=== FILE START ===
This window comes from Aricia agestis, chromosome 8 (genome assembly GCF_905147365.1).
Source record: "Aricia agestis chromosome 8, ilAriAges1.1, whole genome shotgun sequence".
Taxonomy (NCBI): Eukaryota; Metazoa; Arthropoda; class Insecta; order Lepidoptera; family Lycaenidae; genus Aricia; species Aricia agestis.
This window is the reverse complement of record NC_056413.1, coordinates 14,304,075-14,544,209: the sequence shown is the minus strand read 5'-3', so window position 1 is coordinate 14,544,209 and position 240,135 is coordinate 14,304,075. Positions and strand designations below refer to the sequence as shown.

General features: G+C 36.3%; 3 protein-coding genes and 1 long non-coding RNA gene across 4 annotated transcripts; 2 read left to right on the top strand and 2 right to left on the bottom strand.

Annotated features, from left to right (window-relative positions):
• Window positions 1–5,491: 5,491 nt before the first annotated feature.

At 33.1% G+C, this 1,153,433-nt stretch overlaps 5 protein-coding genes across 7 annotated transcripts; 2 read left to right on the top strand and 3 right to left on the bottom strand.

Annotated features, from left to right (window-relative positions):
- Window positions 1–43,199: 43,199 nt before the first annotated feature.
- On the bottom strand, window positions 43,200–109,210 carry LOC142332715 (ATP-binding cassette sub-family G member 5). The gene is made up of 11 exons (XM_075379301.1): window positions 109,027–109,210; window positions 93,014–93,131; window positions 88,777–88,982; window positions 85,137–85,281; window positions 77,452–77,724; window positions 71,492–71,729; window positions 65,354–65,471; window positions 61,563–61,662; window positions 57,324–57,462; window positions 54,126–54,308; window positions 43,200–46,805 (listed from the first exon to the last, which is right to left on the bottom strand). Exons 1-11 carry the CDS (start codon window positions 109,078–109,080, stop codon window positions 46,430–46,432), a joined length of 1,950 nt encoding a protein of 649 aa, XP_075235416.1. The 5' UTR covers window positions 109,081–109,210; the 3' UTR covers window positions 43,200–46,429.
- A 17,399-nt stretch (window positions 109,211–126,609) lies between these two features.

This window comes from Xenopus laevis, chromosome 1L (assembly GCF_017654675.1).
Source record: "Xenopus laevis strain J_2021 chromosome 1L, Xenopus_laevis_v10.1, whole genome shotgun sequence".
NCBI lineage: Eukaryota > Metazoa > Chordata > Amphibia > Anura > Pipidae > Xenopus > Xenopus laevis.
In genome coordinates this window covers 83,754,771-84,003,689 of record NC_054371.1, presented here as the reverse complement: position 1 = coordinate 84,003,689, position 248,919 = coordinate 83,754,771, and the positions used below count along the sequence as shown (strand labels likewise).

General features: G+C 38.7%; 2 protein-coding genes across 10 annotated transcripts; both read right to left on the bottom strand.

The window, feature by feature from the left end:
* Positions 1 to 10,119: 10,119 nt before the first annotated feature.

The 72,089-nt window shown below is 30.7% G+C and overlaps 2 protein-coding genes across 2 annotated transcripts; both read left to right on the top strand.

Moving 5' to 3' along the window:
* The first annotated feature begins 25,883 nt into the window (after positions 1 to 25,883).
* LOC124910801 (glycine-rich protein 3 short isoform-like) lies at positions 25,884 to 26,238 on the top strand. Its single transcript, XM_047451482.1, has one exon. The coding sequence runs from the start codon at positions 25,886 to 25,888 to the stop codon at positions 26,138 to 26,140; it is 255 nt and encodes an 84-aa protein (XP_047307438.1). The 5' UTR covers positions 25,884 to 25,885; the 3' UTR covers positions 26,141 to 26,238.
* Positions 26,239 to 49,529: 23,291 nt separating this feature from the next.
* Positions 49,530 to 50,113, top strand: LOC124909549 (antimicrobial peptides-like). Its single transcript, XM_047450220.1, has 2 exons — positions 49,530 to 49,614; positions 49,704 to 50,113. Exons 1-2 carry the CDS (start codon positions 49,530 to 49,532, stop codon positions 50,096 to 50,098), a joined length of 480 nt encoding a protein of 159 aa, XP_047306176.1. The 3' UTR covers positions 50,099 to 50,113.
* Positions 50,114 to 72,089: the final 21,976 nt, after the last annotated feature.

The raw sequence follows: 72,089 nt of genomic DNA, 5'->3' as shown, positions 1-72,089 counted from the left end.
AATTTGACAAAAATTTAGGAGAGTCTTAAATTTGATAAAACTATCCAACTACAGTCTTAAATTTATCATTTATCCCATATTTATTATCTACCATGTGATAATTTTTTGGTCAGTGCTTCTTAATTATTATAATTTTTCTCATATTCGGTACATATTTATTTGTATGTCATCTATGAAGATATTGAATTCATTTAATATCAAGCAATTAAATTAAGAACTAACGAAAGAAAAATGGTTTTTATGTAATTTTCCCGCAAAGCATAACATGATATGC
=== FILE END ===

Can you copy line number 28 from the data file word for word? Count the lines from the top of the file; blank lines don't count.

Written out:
AATTTGACAAAAATTTAGGAGAGTCTTAAATTTGATAAAACTATCCAACTACAGTCTTAAATTTATCATTTATCCCATATTTATTATCTACCATGTGATAATTTTTTGGTCAGTGCTTCTTAATTATTATAATTTTTCTCATATTCGGTACATATTTATTTGTATGTCATCTATGAAGATATTGAATTCATTTAATATCAAGCAATTAAATTAAGAACTAACGAAAGAAAAATGGTTTTTATGTAATTTTCCCGCAAAGCATAACATGATATGC